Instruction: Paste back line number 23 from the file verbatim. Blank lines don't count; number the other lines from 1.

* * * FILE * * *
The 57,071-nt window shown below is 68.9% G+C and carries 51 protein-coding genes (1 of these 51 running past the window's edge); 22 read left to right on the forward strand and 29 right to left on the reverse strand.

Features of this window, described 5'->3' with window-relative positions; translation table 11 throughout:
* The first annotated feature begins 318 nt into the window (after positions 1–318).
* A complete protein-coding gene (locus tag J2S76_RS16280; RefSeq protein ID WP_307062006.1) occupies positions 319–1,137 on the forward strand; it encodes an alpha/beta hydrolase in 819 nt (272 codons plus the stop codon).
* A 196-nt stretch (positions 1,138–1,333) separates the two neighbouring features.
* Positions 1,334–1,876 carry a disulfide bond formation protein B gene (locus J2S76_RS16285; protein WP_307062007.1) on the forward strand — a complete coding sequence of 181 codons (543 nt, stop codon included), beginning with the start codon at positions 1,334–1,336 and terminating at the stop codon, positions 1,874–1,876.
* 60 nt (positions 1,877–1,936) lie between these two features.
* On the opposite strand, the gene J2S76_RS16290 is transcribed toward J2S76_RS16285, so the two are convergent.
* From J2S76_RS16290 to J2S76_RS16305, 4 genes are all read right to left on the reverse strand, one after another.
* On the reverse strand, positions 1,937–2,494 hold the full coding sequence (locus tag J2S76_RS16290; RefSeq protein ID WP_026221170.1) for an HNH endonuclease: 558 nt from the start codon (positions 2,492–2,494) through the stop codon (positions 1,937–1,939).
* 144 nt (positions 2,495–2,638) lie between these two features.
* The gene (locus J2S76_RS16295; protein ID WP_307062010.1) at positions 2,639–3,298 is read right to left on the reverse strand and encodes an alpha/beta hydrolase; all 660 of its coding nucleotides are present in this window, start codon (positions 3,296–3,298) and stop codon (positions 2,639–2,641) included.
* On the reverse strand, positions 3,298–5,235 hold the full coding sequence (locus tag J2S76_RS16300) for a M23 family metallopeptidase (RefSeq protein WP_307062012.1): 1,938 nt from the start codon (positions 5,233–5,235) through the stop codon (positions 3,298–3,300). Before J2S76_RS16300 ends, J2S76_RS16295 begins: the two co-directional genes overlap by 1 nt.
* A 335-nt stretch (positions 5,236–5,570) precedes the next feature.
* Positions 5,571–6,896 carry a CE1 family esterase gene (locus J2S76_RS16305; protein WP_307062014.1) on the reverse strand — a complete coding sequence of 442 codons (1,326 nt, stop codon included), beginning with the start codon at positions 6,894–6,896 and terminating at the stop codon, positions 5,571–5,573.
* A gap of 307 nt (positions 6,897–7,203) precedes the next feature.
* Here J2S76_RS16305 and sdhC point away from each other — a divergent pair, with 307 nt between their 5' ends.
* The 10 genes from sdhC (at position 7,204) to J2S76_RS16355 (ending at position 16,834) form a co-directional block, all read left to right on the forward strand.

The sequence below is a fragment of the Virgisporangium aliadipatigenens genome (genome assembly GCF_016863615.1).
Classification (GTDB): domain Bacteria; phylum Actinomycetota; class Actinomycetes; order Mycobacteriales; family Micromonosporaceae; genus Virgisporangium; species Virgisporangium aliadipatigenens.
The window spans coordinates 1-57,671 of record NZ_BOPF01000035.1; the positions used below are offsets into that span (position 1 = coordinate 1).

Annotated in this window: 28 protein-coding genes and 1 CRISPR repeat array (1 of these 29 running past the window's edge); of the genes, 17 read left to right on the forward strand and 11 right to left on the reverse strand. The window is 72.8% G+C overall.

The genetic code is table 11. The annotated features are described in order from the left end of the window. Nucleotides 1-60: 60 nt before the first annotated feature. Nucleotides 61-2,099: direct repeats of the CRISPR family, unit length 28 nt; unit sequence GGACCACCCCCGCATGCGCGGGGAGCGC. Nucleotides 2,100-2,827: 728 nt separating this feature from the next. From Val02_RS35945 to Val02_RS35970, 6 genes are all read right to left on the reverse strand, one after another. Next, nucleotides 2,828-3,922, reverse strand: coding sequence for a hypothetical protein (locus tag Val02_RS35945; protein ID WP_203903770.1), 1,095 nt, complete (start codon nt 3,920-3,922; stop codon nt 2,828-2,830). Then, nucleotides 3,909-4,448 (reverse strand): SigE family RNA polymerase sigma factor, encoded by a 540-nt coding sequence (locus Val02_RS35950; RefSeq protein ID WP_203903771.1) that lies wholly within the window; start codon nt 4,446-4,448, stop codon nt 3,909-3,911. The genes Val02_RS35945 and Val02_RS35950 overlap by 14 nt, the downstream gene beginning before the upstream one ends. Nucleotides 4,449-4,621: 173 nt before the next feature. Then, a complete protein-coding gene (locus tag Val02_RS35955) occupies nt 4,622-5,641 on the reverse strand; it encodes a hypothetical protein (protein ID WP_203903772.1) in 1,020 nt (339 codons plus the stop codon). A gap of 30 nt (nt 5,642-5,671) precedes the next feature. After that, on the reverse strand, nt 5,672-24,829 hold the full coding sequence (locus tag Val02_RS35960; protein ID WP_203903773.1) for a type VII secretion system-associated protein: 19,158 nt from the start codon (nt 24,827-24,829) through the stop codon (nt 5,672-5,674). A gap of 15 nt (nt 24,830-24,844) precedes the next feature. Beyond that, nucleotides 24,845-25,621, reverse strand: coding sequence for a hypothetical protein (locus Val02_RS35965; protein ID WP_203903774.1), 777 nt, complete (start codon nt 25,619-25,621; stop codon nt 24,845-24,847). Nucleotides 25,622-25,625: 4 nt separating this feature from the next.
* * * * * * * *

The genetic code is table 11. The annotated features are described in order from the left end of the window. Nucleotides 1-60: 60 nt before the first annotated feature. Nucleotides 61-2,099: direct repeats of the CRISPR family, unit length 28 nt; unit sequence GGACCACCCCCGCATGCGCGGGGAGCGC. Nucleotides 2,100-2,827: 728 nt separating this feature from the next. From Val02_RS35945 to Val02_RS35970, 6 genes are all read right to left on the reverse strand, one after another. Next, nucleotides 2,828-3,922, reverse strand: coding sequence for a hypothetical protein (locus tag Val02_RS35945; protein ID WP_203903770.1), 1,095 nt, complete (start codon nt 3,920-3,922; stop codon nt 2,828-2,830). Then, nucleotides 3,909-4,448 (reverse strand): SigE family RNA polymerase sigma factor, encoded by a 540-nt coding sequence (locus Val02_RS35950; RefSeq protein ID WP_203903771.1) that lies wholly within the window; start codon nt 4,446-4,448, stop codon nt 3,909-3,911. The genes Val02_RS35945 and Val02_RS35950 overlap by 14 nt, the downstream gene beginning before the upstream one ends. Nucleotides 4,449-4,621: 173 nt before the next feature. Then, a complete protein-coding gene (locus tag Val02_RS35955) occupies nt 4,622-5,641 on the reverse strand; it encodes a hypothetical protein (protein ID WP_203903772.1) in 1,020 nt (339 codons plus the stop codon). A gap of 30 nt (nt 5,642-5,671) precedes the next feature. After that, on the reverse strand, nt 5,672-24,829 hold the full coding sequence (locus tag Val02_RS35960; protein ID WP_203903773.1) for a type VII secretion system-associated protein: 19,158 nt from the start codon (nt 24,827-24,829) through the stop codon (nt 5,672-5,674). A gap of 15 nt (nt 24,830-24,844) precedes the next feature. Beyond that, nucleotides 24,845-25,621, reverse strand: coding sequence for a hypothetical protein (locus Val02_RS35965; protein ID WP_203903774.1), 777 nt, complete (start codon nt 25,619-25,621; stop codon nt 24,845-24,847). Nucleotides 25,622-25,625: 4 nt separating this feature from the next.